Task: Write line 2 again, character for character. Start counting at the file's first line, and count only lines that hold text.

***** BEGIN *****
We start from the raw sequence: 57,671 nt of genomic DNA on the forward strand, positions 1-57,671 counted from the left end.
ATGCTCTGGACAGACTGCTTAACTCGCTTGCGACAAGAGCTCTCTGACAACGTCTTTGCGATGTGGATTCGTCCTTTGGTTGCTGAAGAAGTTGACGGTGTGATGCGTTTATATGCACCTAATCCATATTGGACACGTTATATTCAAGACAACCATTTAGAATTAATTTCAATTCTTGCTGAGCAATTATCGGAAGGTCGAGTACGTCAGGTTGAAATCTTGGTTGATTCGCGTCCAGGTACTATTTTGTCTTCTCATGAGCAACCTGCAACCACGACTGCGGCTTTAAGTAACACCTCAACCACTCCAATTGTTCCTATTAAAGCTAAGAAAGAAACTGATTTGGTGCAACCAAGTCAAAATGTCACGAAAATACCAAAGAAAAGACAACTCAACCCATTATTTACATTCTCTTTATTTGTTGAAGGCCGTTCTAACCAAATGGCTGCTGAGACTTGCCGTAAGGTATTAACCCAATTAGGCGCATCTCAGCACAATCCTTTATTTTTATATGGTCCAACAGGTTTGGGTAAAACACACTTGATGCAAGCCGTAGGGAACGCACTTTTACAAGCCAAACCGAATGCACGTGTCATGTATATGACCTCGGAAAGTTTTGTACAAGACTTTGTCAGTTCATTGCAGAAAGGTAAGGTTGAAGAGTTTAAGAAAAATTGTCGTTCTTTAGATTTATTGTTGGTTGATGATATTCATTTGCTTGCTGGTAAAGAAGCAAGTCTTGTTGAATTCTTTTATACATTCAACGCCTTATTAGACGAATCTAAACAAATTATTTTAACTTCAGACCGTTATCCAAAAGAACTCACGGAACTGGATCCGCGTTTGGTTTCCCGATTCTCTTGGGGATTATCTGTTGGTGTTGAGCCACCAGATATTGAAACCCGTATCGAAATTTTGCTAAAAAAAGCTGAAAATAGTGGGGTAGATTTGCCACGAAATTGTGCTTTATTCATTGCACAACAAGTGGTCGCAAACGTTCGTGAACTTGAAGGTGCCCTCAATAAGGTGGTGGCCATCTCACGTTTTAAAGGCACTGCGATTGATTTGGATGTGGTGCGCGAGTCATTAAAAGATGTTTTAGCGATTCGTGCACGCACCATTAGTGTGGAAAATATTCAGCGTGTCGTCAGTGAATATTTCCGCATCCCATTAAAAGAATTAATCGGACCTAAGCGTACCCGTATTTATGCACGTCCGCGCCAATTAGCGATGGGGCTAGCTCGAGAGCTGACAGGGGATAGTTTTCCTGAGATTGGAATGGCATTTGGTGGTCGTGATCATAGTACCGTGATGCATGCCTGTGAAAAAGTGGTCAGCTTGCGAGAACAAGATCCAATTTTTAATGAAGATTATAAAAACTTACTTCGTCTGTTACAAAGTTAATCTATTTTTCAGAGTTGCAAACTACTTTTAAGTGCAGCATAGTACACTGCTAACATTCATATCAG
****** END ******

ATGCTCTGGACAGACTGCTTAACTCGCTTGCGACAAGAGCTCTCTGACAACGTCTTTGCGATGTGGATTCGTCCTTTGGTTGCTGAAGAAGTTGACGGTGTGATGCGTTTATATGCACCTAATCCATATTGGACACGTTATATTCAAGACAACCATTTAGAATTAATTTCAATTCTTGCTGAGCAATTATCGGAAGGTCGAGTACGTCAGGTTGAAATCTTGGTTGATTCGCGTCCAGGTACTATTTTGTCTTCTCATGAGCAACCTGCAACCACGACTGCGGCTTTAAGTAACACCTCAACCACTCCAATTGTTCCTATTAAAGCTAAGAAAGAAACTGATTTGGTGCAACCAAGTCAAAATGTCACGAAAATACCAAAGAAAAGACAACTCAACCCATTATTTACATTCTCTTTATTTGTTGAAGGCCGTTCTAACCAAATGGCTGCTGAGACTTGCCGTAAGGTATTAACCCAATTAGGCGCATCTCAGCACAATCCTTTATTTTTATATGGTCCAACAGGTTTGGGTAAAACACACTTGATGCAAGCCGTAGGGAACGCACTTTTACAAGCCAAACCGAATGCACGTGTCATGTATATGACCTCGGAAAGTTTTGTACAAGACTTTGTCAGTTCATTGCAGAAAGGTAAGGTTGAAGAGTTTAAGAAAAATTGTCGTTCTTTAGATTTATTGTTGGTTGATGATATTCATTTGCTTGCTGGTAAAGAAGCAAGTCTTGTTGAATTCTTTTATACATTCAACGCCTTATTAGACGAATCTAAACAAATTATTTTAACTTCAGACCGTTATCCAAAAGAACTCACGGAACTGGATCCGCGTTTGGTTTCCCGATTCTCTTGGGGATTATCTGTTGGTGTTGAGCCACCAGATATTGAAACCCGTATCGAAATTTTGCTAAAAAAAGCTGAAAATAGTGGGGTAGATTTGCCACGAAATTGTGCTTTATTCATTGCACAACAAGTGGTCGCAAACGTTCGTGAACTTGAAGGTGCCCTCAATAAGGTGGTGGCCATCTCACGTTTTAAAGGCACTGCGATTGATTTGGATGTGGTGCGCGAGTCATTAAAAGATGTTTTAGCGATTCGTGCACGCACCATTAGTGTGGAAAATATTCAGCGTGTCGTCAGTGAATATTTCCGCATCCCATTAAAAGAATTAATCGGACCTAAGCGTACCCGTATTTATGCACGTCCGCGCCAATTAGCGATGGGGCTAGCTCGAGAGCTGACAGGGGATAGTTTTCCTGAGATTGGAATGGCATTTGGTGGTCGTGATCATAGTACCGTGATGCATGCCTGTGAAAAAGTGGTCAGCTTGCGAGAACAAGATCCAATTTTTAATGAAGATTATAAAAACTTACTTCGTCTGTTACAAAGTTAATCTATTTTTCAGAGTTGCAAACTACTTTTAAGTGCAGCATAGTACACTGCTAACATTCATATCAG